The ability to treat breast cancer using patient specific regimens is not yet feasible. For example, oncologists use prior clinical trials data to recommend multiple therapies based upon features of the tumor and clinical stage of the patient. However, these data are averaged from large groups of patients that are then applied to each individual. Therefore, oncologists end up treating the majority of patients with multiple therapies knowing from past clinical trials that most patients do not need these additional therapies, resulting in overtreatment. For early stage breast cancer, this is because there is no reliable method to identify patients that truly have microscopic residual disease after primary therapy versus those that are already cured. The proposed project addresses this conundrum. The research team will employ the newer technologies of digital PCR (dPCR) and next generation sequencing (NGS), to reliably detect and quantify plasma tumor DNA (ptDNA) molecules shed into the circulation from cancer cells. They have already demonstrated the ability to detect microscopic residual disease using these technologies in early stage breast cancer patients. The team proposes an ambitious project to address unmet needs in early stage (curative intent) breast cancer, to ultimately determine who truly needs additional therapy vs. those patients that are already cured. They propose to evaluate Stage II/III breast cancer patients undergoing neoadjuvant therapy (NAT) and define whether absence of ptDNA after NAT can predict for complete elimination of tumor cells at the time of surgery, termed a pathologic complete response (pCR).
Three specific aims are proposed.
Aim 1) Identification of somatic mutations in early stage breast cancer using NGS. The team will test the feasibility of using plasma DNA to identifying tumor specific mutations in Stage II/III breast cancer patients prior to any therapy. The success of this aim will preclude the need for obtaining diagnostic tissue samples for NGS, which are often exhausted or unobtainable.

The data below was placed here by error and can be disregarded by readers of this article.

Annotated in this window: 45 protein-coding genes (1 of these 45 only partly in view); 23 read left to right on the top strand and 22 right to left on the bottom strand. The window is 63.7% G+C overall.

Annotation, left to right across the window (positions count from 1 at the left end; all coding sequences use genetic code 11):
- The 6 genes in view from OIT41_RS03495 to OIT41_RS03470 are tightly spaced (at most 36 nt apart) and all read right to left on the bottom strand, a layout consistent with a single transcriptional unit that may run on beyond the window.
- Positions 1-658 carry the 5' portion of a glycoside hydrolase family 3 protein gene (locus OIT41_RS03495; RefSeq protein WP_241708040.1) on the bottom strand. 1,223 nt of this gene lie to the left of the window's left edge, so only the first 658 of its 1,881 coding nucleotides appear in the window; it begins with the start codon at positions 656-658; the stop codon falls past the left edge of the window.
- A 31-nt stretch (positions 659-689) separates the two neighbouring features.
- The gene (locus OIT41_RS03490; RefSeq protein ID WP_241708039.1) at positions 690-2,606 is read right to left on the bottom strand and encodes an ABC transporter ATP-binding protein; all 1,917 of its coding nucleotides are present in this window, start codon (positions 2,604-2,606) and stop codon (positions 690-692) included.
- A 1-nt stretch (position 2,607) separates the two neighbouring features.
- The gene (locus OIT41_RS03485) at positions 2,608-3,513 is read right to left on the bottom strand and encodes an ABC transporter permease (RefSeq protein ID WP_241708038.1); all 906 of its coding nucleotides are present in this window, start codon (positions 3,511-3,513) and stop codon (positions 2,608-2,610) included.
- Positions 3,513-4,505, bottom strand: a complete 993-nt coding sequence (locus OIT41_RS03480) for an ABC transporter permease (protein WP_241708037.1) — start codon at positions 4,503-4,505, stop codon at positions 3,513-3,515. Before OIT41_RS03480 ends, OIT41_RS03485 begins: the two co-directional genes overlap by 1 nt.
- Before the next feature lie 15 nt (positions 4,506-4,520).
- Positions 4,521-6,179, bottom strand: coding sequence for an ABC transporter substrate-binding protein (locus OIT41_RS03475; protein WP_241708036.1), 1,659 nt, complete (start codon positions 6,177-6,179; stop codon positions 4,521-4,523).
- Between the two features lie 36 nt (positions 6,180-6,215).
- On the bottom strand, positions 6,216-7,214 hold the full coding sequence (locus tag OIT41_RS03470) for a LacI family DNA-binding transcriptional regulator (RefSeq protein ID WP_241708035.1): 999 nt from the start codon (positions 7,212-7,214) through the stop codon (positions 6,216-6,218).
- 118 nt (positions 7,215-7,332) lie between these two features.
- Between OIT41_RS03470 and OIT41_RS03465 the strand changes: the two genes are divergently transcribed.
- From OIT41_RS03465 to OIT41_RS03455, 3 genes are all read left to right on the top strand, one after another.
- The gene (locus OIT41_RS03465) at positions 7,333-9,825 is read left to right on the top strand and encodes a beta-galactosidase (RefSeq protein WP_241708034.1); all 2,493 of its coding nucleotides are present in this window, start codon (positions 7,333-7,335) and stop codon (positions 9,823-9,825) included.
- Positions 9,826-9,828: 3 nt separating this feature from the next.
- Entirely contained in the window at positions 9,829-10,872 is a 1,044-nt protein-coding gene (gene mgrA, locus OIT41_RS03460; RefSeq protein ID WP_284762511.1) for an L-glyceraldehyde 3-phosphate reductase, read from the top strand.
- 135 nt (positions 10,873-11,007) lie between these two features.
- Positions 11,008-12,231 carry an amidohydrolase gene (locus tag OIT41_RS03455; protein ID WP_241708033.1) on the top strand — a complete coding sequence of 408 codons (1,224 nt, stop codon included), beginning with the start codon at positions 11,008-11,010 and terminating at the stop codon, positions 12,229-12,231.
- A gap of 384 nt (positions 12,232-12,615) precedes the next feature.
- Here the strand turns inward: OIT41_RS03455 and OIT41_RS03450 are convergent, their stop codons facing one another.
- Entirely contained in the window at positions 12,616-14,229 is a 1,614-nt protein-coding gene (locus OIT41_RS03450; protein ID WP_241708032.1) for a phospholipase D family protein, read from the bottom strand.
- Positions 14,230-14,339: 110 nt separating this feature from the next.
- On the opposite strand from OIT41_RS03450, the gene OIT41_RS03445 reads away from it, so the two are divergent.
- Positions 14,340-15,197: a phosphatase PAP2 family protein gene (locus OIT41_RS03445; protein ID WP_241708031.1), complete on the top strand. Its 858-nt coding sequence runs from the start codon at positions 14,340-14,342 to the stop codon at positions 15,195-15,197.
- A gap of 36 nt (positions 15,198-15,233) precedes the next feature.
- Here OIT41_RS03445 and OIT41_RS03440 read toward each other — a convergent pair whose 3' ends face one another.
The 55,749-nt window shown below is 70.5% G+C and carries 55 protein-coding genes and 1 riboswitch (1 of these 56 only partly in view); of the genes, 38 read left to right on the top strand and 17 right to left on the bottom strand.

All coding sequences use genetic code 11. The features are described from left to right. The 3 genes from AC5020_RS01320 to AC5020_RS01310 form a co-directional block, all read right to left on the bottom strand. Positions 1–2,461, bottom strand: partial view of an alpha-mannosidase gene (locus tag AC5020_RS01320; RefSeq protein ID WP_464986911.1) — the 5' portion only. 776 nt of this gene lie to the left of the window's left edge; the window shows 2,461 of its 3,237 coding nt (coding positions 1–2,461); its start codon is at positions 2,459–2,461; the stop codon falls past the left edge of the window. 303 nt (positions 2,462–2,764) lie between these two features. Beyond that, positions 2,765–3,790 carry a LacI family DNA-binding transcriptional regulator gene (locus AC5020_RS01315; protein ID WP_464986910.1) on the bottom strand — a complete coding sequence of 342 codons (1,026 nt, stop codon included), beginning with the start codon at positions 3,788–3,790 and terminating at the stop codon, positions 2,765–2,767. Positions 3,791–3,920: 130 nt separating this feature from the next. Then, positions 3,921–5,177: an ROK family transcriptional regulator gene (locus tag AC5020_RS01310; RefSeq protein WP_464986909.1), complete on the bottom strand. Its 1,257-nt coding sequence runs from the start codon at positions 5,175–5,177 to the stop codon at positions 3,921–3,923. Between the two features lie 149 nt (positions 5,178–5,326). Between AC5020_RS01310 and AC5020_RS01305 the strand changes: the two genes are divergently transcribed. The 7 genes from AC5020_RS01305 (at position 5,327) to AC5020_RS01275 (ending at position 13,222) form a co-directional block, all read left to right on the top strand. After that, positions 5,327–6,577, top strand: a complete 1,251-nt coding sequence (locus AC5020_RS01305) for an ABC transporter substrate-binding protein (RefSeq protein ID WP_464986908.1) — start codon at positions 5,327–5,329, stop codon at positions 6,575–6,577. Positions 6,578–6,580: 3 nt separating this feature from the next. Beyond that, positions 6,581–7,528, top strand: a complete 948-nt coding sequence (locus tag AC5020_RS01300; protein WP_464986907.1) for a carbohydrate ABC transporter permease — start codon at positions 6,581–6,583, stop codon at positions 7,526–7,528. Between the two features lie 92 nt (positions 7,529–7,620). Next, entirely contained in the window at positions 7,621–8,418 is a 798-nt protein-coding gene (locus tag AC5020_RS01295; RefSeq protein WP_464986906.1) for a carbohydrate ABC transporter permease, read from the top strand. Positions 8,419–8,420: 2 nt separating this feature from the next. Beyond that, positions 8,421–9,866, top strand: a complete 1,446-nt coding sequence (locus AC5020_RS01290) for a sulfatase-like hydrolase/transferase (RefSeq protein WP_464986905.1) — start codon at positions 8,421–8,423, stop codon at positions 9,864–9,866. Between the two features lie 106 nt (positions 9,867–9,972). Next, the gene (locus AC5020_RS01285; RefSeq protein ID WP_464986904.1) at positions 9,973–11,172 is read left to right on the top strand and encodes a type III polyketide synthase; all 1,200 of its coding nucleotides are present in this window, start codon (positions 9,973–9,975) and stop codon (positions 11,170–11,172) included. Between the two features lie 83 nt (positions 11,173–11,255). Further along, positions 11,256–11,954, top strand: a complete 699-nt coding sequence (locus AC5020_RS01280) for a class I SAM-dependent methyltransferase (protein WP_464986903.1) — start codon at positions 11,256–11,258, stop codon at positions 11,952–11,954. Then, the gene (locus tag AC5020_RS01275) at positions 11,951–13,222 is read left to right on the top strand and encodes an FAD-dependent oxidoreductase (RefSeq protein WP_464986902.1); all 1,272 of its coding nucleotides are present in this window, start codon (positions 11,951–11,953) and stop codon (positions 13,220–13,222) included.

Aim 2) Detection of somatic mutations in plasma using dPCR. The successful detection of mutations in preNAT blood by dPCR will validate mutation markers for serial testing of blood samples for each individual patient.
Aim 3) Predictive value of ptDNA for residual disease and pathologic complete response (pCR). Using dPCR, the team will determine whether absence of ptDNA in blood after NAT but prior to surgery predicts for pCR. The success of this study will set the stage for future trials to determine if patients without detectable ptDNA after NAT can safely forego surgery, similar to the paradigm shift in using sentinel lymph node biopsies to avoid axillary dissection. Additionally, the presence of ptDNA after NAT and surgery may identify a subset of patients with significant risk for future recurrence, which could serve as a platform for future clinical trials. Ultimately measuring ptDNA will enable individual therapy options and change the current practice of overtreatment in early stage disease.
The proposed study is relevant to public health because it addresses an ongoing unmet need in clinical oncology: overtreatment. Currently there are no technologies to accurately identify which patients truly need additional therapies and which are already cured with surgery or systemic therapies. The proposed research will determine if plasma tumor DNA can reliably identify patients with residual cancer thus changing the practice and paradigm of breast cancer therapy, from ?one size fits all? to individualized treatment planning.